# Is there a maximum gravity?

Lately I visited a 3T NMR machine (subject to a research project). It got me thinking about maxiums. I know the maximum magnetic fields we have observed are quite a lot stronger than that (field strenghts on some stars), and there seems to be a theoretical maximum value for magnetic fields although the exact value can be disputed.

But, now for the questions: what is the maximum gravity field or value we have observed or possibly calculated? And is there a theoretical maximum?

• How are you defining the "gravity field"? For example, do you mean the Einstein tensor $G_{\mu\nu}$? Nov 28, 2019 at 16:01
• @probably_someone I was intentionally unspecific there, wanting an explanation. Nov 28, 2019 at 18:17
• How about Planck force, which is $1.210295\times 10^{44}{\mbox{ N}}$ ? Nov 28, 2019 at 19:00

In general relativity, we don't measure the strength of the gravitational field as an acceleration $$g$$, the way we would do in Newtonian gravity. The equivalence principle tells us that $$g$$ can be anything we like, based on the frame of reference we choose. Instead, we measure gravitational fields using measures of curvature. These measures of curvature naturally have units of inverse length squared (in coordinates that have units of length). The strongest curvature that we expect to be describable by classical general relativity is $$1/\ell_{Planck}^2$$, where $$\ell_{Planck}$$ is the Planck length.

• Gravity has nothing to do with the curvature of space (see Ellis wormhole for example: en.wikipedia.org/wiki/Ellis_wormhole), but is caused by a gradient of time dilation, which is infinite at the horizon in any reference frame. Nov 28, 2019 at 18:03
• @A.V.S.: Thanks for the correction. Fixed.
– user4552
Nov 29, 2019 at 19:34
• @safesphere: Your comment is incorrect. We don't even have a way of defining a gravitational time dilation in a non-static spacetime.
– user4552
Nov 29, 2019 at 19:35
• Our inability to define something in certain cases doesn't make my comment incorrect. Gravity is caused by movement in time. When time is non uniform, such as in the gradient of the time dilation, the movement in time results in acceleration. The physics is that things fall to where time moves slower. Our inability to "define" or calculate something doesn't mean this is not happening. Nov 30, 2019 at 13:30
• You cannot limit the "measures of curvature" only to the curvature scalars, because they don't uniquely define the spacetime. Other "measures of curvature", such as certain components of the Riemann curvature tensor in the coordinates of physical space and time, diverge at the horizon. See: physics.stackexchange.com/questions/295814 Nov 30, 2019 at 14:52

The maximal magnetic (and electric) field is likely set by the Schwinger limit where QED effects become appreciable and pair production starts. The corresponding limit for gravity is when quantum gravity starts mattering. This presumably starts to happen when we approach the Planck scale, for example when the field causes accelerations on the order of the Planck acceleration $$5.560\cdot 10^{51}$$ m/s$$^2$$.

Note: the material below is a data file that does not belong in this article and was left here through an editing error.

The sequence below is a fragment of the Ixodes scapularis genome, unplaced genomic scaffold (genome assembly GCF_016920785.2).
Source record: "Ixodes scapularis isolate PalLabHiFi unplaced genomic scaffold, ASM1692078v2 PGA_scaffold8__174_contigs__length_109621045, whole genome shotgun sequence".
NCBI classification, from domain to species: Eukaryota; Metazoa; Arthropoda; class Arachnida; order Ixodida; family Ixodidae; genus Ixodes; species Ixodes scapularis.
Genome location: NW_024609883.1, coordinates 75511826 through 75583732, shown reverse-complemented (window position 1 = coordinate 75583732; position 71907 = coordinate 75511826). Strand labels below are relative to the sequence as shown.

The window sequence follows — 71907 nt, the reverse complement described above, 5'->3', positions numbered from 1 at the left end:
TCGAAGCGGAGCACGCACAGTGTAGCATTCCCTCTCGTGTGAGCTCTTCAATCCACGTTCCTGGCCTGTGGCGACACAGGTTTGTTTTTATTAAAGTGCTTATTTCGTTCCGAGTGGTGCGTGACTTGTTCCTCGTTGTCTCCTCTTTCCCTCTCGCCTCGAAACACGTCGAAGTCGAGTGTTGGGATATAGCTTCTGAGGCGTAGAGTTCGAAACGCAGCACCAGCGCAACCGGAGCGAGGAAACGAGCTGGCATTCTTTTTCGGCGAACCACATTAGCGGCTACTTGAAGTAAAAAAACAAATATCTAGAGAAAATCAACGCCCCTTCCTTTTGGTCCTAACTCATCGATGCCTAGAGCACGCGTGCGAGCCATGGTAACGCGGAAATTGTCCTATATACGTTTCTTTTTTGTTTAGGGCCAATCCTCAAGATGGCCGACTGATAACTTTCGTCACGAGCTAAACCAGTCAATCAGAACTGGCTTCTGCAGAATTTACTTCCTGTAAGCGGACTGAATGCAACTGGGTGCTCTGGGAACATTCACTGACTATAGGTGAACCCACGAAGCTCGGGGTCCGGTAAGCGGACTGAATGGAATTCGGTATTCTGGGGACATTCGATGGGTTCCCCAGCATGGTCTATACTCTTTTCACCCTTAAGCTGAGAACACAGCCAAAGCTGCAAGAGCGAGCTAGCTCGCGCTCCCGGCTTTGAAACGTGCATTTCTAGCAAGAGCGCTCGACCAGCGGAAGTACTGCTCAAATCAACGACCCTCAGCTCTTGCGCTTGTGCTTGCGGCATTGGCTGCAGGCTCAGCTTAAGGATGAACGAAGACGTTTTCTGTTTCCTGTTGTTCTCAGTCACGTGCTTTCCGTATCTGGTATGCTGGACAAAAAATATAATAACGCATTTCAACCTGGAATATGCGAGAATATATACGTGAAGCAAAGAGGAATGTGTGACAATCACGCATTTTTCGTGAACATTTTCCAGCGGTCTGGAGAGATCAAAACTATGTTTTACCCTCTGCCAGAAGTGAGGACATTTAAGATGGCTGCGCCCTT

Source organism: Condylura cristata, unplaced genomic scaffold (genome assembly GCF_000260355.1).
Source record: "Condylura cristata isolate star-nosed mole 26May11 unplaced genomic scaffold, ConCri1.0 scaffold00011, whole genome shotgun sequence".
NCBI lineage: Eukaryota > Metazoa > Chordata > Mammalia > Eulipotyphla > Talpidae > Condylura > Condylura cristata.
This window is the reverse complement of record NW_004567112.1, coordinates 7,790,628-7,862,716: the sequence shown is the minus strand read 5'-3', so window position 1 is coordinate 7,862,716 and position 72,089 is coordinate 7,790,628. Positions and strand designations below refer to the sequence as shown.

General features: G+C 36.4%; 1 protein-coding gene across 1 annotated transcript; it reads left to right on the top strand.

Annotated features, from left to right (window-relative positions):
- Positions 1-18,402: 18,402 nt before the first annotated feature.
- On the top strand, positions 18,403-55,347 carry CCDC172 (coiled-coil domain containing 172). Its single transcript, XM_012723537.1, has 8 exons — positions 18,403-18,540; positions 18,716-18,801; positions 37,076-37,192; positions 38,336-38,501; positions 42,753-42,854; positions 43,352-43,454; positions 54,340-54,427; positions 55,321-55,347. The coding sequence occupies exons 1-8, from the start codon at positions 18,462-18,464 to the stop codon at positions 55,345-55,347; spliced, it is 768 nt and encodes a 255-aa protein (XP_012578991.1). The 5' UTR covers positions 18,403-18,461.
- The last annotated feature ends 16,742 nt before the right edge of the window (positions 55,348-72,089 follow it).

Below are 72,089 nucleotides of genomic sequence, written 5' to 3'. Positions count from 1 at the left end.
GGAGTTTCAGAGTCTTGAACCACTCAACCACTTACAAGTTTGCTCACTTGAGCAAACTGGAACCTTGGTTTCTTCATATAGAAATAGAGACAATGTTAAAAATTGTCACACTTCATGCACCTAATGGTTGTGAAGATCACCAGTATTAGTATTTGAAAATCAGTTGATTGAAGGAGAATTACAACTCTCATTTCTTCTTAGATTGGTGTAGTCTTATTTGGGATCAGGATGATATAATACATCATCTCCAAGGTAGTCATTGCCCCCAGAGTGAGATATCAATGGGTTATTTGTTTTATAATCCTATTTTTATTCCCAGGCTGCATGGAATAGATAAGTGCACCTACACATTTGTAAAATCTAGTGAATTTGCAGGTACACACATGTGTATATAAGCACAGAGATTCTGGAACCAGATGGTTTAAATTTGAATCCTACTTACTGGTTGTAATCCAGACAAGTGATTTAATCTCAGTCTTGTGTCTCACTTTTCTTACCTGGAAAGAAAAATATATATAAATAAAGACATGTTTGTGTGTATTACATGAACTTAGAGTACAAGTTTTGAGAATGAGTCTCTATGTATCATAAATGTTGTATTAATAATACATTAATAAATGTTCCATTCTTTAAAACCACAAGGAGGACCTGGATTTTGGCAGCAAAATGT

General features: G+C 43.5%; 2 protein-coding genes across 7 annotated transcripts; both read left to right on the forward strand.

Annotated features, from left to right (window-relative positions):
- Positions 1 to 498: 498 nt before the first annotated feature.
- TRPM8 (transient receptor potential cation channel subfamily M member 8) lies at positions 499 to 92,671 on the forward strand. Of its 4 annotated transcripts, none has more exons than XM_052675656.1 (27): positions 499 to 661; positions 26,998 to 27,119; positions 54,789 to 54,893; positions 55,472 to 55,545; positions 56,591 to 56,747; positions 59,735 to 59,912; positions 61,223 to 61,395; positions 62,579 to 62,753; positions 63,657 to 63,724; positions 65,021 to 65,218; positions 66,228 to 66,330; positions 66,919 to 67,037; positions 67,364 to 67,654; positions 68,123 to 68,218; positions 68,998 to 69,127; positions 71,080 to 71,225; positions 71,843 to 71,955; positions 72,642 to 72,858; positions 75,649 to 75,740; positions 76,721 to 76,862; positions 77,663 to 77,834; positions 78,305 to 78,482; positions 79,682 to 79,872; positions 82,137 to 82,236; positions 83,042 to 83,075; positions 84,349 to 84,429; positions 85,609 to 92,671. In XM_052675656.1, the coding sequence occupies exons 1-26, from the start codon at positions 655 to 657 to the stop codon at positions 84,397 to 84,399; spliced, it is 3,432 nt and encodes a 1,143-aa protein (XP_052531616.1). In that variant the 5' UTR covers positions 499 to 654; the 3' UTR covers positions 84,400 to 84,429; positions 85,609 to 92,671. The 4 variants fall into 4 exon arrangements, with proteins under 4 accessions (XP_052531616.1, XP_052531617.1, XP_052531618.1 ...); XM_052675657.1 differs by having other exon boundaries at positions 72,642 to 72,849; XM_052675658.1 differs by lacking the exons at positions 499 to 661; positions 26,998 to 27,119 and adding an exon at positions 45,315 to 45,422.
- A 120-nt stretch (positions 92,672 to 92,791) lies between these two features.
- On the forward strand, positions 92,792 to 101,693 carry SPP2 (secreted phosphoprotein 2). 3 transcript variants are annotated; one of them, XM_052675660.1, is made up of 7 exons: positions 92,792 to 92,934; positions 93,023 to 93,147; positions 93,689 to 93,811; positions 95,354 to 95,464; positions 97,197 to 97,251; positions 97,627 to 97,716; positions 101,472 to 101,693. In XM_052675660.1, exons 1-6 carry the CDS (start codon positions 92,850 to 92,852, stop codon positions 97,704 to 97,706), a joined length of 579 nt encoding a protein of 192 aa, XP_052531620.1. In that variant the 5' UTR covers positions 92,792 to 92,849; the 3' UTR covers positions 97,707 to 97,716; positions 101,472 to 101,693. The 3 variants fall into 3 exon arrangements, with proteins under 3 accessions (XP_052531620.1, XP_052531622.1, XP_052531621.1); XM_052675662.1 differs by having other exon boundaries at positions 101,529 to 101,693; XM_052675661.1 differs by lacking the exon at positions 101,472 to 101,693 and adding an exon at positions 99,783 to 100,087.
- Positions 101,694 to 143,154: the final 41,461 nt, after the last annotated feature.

These limits do not mean there cannot be stronger fields, just that very different kinds of physics will be going on.

• I don't think this is right. The equivalence principle says that just by a change in coordinates, I can make an acceleration be anything I like. I can change to coordinates where the accelerations are $10^{1000}$ m/s2, and classical GR will still work just fine.
– user4552
Nov 28, 2019 at 16:45
• And how big will the Unruh effect be then? Note that we are not doing this in just classical mechanics, but in the realm where quantum field effects matter. Nov 28, 2019 at 16:48
• I think you're oversimplifying or misunderstanding the Unruh effect. Its interpretation is controversial, but it clearly can't be used as a criterion for the onset of quantum gravity effects in the way you seem to be imagining. The value of $g$ relative to a static observer approaches infinity as you approach the event horizon of a black hole, but classical GR works just fine at the event horizon and inside it. We don't even have a $g$ inside the horizon, so I don't know how you'd even apply your criterion. These are all symptoms of the fact that $g$ is the wrong way to measure field strength.
– user4552
Nov 28, 2019 at 17:02
• @BenCrowell There is acceleration (or more precisely deceleration) inside the horizon. Things moving in space along the Schwarzschild coordinate $t$ decelerate from an infinite speed $dt/dr$ at the horizon to a full stop before hitting the singularity. Assuming the Schwarzschild metric on the inside. Nov 28, 2019 at 17:51
• @safesphere: What you're defining is a coordinate acceleration, which can be given any value we like by picking whatever coordinates we like.
– user4552
Nov 29, 2019 at 19:36